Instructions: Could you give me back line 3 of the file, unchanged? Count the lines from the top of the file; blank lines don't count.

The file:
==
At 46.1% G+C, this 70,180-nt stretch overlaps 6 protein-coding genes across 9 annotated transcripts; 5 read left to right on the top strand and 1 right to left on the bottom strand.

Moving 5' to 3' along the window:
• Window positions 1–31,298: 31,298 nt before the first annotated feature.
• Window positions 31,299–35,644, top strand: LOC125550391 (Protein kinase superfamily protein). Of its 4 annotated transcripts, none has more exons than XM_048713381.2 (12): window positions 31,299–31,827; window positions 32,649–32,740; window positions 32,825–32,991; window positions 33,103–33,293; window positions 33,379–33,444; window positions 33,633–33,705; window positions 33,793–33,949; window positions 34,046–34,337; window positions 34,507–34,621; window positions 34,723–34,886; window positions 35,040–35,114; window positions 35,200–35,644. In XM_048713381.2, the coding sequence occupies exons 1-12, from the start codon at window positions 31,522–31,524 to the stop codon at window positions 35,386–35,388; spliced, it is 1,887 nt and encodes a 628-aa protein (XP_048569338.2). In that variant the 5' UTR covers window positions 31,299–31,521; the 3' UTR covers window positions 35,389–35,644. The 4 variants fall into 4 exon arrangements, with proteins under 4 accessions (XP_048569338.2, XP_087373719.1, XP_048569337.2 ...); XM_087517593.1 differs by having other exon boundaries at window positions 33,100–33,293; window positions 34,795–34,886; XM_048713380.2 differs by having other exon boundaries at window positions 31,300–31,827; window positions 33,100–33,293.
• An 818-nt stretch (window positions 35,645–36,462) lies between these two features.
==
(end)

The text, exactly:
• Window positions 1–31,298: 31,298 nt before the first annotated feature.